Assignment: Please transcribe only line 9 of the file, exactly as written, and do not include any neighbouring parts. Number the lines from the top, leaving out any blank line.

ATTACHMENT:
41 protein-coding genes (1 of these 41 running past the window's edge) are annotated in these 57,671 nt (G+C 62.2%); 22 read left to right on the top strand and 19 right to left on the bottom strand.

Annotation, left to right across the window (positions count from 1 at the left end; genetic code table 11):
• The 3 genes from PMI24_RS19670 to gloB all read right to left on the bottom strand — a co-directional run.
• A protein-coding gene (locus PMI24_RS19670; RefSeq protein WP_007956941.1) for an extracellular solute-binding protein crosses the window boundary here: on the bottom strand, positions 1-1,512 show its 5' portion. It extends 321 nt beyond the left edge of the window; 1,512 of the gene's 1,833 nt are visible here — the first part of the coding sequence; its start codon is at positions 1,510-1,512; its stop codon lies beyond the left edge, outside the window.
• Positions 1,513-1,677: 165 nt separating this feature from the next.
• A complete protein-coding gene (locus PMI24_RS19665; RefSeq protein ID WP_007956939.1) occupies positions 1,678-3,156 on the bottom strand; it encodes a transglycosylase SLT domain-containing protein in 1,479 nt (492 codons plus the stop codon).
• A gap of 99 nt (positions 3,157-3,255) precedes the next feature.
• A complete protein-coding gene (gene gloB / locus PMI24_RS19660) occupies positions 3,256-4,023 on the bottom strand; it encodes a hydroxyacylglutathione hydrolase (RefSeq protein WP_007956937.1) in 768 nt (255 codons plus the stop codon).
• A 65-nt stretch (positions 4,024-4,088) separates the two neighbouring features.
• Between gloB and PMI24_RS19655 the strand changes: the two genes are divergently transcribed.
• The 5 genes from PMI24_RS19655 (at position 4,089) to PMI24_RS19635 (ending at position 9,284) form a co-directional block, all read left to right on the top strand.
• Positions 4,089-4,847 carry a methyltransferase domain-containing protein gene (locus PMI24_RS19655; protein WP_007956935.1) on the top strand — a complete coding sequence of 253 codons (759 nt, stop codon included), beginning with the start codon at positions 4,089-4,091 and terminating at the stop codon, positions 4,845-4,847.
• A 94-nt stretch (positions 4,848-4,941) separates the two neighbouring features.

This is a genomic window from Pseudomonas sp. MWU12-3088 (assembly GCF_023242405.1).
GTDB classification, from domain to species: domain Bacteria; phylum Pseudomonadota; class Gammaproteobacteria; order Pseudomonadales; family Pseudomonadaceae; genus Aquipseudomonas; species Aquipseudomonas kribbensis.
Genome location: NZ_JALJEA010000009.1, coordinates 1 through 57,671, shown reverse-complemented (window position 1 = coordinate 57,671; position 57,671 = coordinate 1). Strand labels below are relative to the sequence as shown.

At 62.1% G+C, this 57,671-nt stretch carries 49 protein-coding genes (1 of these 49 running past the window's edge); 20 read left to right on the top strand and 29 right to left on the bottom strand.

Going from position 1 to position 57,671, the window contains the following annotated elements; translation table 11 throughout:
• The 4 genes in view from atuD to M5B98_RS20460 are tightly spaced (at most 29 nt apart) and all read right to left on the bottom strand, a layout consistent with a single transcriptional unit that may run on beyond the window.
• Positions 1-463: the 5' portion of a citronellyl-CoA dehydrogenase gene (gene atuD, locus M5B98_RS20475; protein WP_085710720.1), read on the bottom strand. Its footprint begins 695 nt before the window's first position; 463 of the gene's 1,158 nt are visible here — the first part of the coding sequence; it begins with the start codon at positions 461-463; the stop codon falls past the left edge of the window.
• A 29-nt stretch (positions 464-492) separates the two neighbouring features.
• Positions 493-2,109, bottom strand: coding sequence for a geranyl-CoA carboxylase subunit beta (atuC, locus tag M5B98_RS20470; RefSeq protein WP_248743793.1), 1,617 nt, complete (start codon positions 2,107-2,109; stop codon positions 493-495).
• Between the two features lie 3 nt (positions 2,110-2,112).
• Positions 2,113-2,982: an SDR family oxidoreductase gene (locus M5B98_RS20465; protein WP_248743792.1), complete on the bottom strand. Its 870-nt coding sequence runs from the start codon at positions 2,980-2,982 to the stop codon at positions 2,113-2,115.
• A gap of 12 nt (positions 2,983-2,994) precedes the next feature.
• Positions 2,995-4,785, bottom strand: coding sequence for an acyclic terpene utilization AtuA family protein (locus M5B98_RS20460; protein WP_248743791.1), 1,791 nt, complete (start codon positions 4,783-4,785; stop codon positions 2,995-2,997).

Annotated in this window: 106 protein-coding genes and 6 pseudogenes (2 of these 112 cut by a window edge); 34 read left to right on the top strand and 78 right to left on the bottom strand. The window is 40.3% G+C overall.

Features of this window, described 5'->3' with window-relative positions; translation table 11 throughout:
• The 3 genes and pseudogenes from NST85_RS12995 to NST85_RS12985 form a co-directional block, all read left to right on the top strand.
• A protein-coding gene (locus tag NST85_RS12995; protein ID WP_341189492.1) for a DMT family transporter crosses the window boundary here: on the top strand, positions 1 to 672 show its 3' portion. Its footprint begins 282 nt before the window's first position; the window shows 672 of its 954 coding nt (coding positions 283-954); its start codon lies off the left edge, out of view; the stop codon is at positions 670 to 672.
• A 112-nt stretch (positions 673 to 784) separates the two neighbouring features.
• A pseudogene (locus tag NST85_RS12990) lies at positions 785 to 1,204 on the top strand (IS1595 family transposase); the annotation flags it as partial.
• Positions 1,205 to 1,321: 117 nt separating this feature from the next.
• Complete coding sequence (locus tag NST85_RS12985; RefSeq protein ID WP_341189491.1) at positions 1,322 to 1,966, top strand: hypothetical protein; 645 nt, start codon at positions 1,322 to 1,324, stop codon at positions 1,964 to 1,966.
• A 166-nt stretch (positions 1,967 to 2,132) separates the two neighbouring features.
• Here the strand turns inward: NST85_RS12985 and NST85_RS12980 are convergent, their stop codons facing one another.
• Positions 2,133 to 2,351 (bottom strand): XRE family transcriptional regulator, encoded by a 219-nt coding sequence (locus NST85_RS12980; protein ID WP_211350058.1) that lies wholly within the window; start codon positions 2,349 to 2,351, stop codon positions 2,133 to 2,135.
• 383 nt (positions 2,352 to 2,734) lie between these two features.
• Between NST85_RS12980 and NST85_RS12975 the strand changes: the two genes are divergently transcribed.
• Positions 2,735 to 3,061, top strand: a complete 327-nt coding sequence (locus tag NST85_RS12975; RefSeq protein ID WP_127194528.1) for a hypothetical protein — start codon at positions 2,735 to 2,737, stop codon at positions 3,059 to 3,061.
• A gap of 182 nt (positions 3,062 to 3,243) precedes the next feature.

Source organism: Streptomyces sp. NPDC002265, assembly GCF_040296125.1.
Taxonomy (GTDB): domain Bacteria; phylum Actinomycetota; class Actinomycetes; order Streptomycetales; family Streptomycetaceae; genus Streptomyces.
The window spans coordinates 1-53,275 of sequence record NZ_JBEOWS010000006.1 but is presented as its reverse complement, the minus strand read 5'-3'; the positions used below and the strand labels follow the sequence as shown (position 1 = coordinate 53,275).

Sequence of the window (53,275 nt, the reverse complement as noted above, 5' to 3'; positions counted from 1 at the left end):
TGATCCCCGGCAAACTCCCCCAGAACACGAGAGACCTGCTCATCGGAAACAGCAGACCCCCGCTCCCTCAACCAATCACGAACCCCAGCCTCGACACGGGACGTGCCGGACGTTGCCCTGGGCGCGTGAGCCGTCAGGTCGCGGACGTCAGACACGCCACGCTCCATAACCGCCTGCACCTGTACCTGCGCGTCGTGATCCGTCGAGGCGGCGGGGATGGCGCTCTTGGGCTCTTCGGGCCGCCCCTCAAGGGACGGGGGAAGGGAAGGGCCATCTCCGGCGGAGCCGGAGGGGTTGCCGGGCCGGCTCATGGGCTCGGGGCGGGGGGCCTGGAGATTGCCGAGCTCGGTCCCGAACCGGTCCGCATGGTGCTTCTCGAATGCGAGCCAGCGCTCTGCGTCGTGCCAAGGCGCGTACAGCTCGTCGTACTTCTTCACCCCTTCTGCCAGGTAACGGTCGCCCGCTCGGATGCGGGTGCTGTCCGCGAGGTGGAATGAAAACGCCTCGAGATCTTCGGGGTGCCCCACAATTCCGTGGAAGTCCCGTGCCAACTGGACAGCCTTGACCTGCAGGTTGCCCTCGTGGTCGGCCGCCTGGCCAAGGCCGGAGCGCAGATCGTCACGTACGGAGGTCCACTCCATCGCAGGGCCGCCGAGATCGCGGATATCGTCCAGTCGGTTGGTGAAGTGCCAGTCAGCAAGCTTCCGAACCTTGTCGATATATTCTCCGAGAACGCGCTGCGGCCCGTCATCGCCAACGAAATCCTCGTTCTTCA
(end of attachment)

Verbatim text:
• A 65-nt stretch (positions 4,024-4,088) separates the two neighbouring features.